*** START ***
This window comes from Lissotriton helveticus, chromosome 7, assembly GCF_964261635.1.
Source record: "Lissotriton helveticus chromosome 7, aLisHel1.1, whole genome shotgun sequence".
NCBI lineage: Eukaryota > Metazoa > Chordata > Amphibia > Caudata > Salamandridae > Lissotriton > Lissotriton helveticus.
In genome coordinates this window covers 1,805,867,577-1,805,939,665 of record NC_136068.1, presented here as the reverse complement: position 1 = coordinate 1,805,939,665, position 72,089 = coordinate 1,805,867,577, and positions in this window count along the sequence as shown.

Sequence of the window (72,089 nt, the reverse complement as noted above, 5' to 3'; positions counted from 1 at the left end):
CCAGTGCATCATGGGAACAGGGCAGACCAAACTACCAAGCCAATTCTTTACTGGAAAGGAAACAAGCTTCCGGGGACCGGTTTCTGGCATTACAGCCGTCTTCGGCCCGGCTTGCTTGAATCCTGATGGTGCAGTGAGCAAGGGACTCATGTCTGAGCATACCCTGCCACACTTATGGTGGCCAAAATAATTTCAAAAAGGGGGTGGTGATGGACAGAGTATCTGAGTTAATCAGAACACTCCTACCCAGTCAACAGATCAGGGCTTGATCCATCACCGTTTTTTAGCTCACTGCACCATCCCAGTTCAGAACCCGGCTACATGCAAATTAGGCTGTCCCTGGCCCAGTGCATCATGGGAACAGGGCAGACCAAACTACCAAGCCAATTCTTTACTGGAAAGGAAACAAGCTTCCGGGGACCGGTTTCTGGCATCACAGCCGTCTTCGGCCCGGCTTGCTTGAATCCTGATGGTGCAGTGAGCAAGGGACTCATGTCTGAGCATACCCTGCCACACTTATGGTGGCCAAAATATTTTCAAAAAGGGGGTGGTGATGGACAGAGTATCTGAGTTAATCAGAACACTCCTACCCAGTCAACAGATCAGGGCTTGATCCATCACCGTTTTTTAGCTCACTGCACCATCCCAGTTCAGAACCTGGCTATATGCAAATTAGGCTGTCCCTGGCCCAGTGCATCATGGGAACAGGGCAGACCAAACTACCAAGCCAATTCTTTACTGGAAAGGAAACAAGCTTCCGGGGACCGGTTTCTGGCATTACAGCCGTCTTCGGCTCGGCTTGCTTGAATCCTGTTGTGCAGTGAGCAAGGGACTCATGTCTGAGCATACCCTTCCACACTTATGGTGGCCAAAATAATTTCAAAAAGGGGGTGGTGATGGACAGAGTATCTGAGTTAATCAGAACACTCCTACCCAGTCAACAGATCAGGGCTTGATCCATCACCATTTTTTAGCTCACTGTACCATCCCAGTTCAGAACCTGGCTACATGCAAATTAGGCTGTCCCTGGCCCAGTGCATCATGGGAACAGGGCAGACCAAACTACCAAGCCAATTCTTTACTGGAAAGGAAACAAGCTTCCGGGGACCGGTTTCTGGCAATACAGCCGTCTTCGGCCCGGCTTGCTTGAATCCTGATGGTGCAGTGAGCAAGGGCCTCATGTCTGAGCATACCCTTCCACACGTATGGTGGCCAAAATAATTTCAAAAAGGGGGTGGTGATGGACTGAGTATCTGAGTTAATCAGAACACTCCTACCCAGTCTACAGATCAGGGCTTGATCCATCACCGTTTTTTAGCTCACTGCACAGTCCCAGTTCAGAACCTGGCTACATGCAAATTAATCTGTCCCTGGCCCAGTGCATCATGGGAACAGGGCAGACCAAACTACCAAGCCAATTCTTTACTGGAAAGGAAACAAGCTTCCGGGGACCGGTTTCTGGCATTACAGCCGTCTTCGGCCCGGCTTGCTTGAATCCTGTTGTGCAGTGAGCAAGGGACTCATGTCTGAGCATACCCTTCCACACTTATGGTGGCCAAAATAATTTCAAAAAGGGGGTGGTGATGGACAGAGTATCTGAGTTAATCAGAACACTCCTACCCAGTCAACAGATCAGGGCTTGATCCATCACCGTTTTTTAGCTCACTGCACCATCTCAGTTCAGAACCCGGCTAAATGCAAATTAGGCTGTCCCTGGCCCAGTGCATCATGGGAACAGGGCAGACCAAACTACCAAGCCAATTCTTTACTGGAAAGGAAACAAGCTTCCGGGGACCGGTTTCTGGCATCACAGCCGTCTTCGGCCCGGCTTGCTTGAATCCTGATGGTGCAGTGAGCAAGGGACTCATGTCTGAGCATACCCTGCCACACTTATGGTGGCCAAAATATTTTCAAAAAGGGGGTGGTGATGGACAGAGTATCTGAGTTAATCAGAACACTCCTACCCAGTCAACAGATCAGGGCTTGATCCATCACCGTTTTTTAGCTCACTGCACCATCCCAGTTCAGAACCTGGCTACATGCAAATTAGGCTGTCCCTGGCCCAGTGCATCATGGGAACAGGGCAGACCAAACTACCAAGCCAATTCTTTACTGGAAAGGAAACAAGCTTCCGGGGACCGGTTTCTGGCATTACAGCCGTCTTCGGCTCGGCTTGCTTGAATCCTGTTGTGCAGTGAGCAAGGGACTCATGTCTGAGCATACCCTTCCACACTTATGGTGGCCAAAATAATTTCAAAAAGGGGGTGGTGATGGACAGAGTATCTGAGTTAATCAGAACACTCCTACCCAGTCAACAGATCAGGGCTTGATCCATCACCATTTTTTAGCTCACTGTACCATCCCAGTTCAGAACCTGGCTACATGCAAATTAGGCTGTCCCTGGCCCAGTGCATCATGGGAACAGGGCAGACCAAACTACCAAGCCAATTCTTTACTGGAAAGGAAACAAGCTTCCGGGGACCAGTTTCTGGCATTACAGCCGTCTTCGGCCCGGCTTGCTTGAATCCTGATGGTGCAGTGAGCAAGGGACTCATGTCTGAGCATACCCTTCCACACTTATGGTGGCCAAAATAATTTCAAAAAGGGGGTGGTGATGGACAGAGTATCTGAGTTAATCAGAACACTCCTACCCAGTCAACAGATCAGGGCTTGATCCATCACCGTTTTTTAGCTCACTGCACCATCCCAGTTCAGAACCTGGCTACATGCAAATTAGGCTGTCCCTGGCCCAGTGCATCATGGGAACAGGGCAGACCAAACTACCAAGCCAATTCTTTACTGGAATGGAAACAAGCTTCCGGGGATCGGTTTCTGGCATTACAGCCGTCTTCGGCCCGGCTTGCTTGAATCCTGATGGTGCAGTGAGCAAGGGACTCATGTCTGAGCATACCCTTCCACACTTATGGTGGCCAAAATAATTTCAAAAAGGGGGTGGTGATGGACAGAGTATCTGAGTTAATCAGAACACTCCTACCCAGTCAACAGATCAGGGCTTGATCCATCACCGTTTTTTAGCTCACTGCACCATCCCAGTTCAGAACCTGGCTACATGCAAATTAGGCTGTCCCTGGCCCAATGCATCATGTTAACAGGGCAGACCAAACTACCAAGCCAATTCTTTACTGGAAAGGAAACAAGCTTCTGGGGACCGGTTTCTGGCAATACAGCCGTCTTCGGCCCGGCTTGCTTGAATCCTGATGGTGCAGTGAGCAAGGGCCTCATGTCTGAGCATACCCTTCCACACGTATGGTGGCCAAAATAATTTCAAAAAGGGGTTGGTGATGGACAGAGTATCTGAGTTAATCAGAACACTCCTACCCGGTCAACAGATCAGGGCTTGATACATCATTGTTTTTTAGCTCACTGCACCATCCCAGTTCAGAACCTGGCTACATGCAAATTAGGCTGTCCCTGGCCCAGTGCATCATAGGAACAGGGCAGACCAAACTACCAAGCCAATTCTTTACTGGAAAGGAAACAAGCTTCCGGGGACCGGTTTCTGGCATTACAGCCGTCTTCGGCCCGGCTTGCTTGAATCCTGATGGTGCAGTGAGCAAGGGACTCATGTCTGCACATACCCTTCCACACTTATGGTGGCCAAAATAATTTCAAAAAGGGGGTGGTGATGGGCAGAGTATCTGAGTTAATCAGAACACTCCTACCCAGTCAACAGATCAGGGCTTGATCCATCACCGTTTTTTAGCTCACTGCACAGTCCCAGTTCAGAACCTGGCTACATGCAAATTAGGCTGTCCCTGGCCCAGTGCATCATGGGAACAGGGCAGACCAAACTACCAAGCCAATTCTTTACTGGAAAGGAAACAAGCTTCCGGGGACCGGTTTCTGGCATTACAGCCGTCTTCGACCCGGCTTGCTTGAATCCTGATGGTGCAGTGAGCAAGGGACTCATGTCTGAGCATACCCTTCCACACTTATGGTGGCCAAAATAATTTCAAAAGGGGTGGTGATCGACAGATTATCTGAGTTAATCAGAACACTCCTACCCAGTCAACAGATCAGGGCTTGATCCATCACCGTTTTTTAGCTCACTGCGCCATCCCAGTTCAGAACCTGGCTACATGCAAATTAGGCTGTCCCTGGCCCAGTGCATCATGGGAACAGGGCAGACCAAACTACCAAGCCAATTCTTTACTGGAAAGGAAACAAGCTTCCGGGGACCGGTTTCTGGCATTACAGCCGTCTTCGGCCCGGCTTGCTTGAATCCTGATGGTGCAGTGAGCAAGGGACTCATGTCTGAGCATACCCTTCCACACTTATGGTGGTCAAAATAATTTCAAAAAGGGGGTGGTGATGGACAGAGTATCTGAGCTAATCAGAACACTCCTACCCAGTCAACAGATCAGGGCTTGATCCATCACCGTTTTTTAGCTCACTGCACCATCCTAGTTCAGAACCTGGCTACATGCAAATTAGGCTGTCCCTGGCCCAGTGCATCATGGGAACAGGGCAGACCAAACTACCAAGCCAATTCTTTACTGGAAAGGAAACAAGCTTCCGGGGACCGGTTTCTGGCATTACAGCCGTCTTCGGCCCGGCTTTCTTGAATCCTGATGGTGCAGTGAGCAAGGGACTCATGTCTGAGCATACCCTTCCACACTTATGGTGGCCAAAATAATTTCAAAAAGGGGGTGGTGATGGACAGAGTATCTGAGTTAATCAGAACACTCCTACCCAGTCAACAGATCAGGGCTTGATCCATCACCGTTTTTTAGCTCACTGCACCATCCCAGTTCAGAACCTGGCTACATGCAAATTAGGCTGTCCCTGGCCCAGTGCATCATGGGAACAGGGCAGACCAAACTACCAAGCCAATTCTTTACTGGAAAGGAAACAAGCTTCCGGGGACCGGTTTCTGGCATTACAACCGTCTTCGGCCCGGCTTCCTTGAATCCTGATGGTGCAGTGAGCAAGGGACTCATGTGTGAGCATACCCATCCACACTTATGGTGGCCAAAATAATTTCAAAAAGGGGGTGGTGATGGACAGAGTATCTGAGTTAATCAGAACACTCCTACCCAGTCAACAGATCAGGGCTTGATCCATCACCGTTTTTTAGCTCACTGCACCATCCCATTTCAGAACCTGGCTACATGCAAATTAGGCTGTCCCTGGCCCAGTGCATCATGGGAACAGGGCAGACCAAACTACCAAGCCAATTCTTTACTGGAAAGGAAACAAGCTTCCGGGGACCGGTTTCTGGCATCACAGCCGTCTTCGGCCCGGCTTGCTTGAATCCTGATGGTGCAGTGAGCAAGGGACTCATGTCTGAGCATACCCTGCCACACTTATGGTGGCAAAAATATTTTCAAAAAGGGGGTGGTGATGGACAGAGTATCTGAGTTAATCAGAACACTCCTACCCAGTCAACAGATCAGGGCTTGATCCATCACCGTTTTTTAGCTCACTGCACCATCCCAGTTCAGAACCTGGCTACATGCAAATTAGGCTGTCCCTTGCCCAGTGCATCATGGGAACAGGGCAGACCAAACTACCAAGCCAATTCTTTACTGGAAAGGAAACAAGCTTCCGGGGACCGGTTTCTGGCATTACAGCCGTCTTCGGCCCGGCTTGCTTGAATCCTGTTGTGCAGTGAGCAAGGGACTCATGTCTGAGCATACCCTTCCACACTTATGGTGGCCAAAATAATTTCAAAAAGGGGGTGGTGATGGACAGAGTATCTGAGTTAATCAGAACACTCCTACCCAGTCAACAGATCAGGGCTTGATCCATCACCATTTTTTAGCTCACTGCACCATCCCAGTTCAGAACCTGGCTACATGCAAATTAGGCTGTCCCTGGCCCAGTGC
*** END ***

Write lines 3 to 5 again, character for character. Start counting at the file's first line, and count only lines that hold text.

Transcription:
NCBI lineage: Eukaryota > Metazoa > Chordata > Amphibia > Caudata > Salamandridae > Lissotriton > Lissotriton helveticus.
In genome coordinates this window covers 1,805,867,577-1,805,939,665 of record NC_136068.1, presented here as the reverse complement: position 1 = coordinate 1,805,939,665, position 72,089 = coordinate 1,805,867,577, and positions in this window count along the sequence as shown.

Sequence of the window (72,089 nt, the reverse complement as noted above, 5' to 3'; positions counted from 1 at the left end):